Case No. 1:19-cv-177-SPB
Plaintiff Rene Venita Johnson brought this action based on an encounter with an intruder in her apartment at a complex for senior living, Methodist Towers, where both she and the intruder reside. She brought her claims against the Erie Police Department, the Mayor's Office, and several individuals within those departments for not reacting to the incident with enough punishment or other remedies she believed were commensurate to the seriousness of the event, which she claims was an attack with resultant injuries.
On July 22, 2020, an Opinion and Order (ECF #26 and #27) were issued upon Defendants' Motion to Dismiss, wherein the court dismissed the complaint for failure to state redressable civil rights claims. The Court held that 1) Defendants were unable to effectively respond to the complaint because it did not charge violations of particular rights against particular defendants, but, in addition, 2) the factual allegations did not rise to the level of §1983 civil rights violations generally, and 3) in any event, § 1983 claims such as these cannot be prosecuted successfully against either the Police Department or the Mayor's Office, and individual Defendants cannot be held liable under civil rights laws for failing to have charged more serious crimes against the intruder.
Nonetheless, Plaintiff was given the opportunity to amend her claims within the parameters set forth in the opinion. A month later, and after the deadline for amendment had passed, Ms. Johnson filed a letter, which was docketed as a motion for clarification of the July Opinion and Order. In the letter, Ms. Johnson queried how the court could not understand her plight and the wrongs she endured. She enclosed a copy of a letter from Defendants' counsel and a request for more time to respond to the July Opinion and Order as she wished to consult legal advisors. ECF #28/29.
Thereafter, on September 3, 2020, Ms. Johnson filed a document entitled "Request to Proceed with Leave to Amend the Motion for Defendants' to Dismiss Complaint/or Alternative Motion for Summary Judgment" [ECF #30], wherein she recounts the charges of her original complaint and specifically lists the allegations she brings in her Complaint as:
"VIOLATIONS OF MY CIVIL AND CRIMINAL RIGHTS MISCONDUCT OF CHAIN OF COMMAND; BY DISREGARDING AND MINIMIZED THE EXTEND OF THE SITUATION.ECF #30, p.1 (all capital letters in original).
DID NOT CONSIDER EVIDENT PRESENTED.
INDIFFERENCE TO THE EVIDENCE.
NEGLIGENT IN DOCUMENTING THE EVIDENCE.
NEGLIGENT IN PURSUING THE EVIDENCE.
REASONS WHY THEY VIOLATED PLAINTIFF LET SITUATION ESCALATE"
With the leeway provided pro se litigants in mind, the Court concludes that Plaintiff's Complaint charges that 1) the investigation of the incident was shoddy and negligent; 2) the charges against the intruder were too light and not in accord with Plaintiff's statement of what occurred; and 3) no care was given to her trauma or consideration given to her expectations of charges that she believed should have been brought against the intruder.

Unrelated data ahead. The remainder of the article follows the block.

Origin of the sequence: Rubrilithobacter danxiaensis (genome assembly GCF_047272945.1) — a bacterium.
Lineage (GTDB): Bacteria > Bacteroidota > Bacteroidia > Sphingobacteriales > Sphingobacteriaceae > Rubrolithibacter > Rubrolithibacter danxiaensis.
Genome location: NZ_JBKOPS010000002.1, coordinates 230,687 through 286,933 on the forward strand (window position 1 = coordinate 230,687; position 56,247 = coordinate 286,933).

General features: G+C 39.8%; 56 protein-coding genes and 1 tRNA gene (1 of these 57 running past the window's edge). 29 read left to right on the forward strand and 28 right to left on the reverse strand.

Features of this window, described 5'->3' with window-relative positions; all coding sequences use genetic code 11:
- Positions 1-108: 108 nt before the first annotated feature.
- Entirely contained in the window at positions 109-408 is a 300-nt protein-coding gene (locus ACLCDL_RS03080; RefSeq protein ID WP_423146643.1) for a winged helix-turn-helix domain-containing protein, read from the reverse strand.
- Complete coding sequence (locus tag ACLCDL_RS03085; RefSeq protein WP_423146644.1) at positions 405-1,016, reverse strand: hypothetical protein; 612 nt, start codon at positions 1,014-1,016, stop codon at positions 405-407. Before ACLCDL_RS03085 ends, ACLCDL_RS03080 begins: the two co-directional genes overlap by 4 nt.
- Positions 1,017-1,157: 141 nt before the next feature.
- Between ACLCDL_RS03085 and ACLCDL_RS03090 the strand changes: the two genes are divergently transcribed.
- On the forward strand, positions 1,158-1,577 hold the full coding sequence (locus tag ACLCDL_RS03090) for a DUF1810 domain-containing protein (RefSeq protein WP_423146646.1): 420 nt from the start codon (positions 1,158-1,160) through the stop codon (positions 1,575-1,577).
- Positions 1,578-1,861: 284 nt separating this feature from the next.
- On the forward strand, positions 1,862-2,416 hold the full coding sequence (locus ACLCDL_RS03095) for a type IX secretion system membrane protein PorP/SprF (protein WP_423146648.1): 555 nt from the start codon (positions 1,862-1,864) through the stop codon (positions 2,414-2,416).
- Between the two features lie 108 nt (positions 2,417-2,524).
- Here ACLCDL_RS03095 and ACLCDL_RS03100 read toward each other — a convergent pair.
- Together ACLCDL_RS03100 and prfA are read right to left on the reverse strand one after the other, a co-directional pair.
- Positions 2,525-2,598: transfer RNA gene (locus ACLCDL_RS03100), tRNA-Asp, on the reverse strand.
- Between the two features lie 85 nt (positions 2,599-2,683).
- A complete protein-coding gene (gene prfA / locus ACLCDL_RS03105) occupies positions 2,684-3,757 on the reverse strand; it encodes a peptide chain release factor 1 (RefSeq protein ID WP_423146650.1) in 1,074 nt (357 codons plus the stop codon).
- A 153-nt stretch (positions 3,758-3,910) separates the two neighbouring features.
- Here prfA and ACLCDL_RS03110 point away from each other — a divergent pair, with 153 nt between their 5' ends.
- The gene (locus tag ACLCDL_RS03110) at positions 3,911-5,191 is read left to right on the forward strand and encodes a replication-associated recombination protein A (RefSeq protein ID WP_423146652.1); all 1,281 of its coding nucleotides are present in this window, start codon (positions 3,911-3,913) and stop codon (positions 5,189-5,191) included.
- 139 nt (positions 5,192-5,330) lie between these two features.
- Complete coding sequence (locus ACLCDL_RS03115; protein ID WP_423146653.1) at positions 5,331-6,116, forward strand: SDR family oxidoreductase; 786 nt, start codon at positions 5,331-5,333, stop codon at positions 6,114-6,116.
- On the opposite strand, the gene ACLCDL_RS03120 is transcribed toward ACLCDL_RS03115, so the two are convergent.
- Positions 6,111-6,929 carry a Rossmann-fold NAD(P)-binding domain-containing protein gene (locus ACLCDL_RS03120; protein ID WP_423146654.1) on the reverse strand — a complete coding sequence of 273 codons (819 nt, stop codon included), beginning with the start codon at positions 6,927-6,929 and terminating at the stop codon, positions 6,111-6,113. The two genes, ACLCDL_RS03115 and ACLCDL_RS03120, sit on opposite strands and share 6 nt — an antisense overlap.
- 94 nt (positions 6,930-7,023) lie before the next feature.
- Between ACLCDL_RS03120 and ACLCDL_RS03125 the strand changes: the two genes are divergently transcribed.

As explained in the July Opinion, these charges, although understood by the Court, do not rise under the law to claims that may be brought under § 1983. See Klein v. Met Ed, No. 3:19-CV-725, 2020 WL 94077, at *5 (M.D. Pa. Jan. 8, 2020) ("[I]it has long been recognized that the exercise of prosecutorial discretion is a matter, 'particularly ill-suited to judicial review.' Wayte v. United States, 470 U.S. 598, 607, 105 S. Ct. 1524, 84 L.Ed.2d 547 (1985). Recognizing this fact, courts have long held that a civil rights plaintiff may not seek relief in civil litigation in the form of an order directing the criminal prosecution of some third parties, finding that civil plaintiffs lack standing to make such claims and concluding that such relief simply is unavailable in a civil lawsuit.") (citing authority). In sum, Plaintiff has no constitutional right to dictate the charges law enforcement officers bring against offenders. Likewise, the federal court has no authority to dictate to state law enforcement officials whom to charge and with what charges. It follows, therefore, that there is no basis in the civil rights law for damages to be awarded to a plaintiff for these events.
In light of the foregoing, and after review of all of Plaintiff's filings,
IT IS HEREBY ORDERED, this 25th day of February, 2021, that Plaintiff's motion for clarification [ECF #28/29] is GRANTED insofar as the analysis above clarifies the ruling of the Court on July 22, 2021 [ECF #26 and #27]; is DISMISSED as moot insofar as it seeks an extension of time to file a response as the response filed out of time at ECF #30 has been docketed and considered; and is DENIED in all other respects.
IT IS FURTHER ORDERED that Plaintiff's "Request to Proceed with Leave to Amend the Motion for Defendants' to Dismiss Complaint/or Alternative Motion for Summary Judgment" [ECF #30], which the Court construes as a motion to amend the complaint, is DENIED with prejudice, inasmuch as further amendment along the lines suggested by Plaintiff's motion would be futile. See Grayson v. Mayview State Hosp., 293 F.3d 103, 114 (3d Cir. 2002).
There being no further matters pending before the Court in the above-captioned case, the Clerk is directed to mark this civil action "CLOSED."
SUSAN PARADISE BAXTER
United States District Judge
See Haines v. Kerner, 404 U.S. 519, 520 (1972).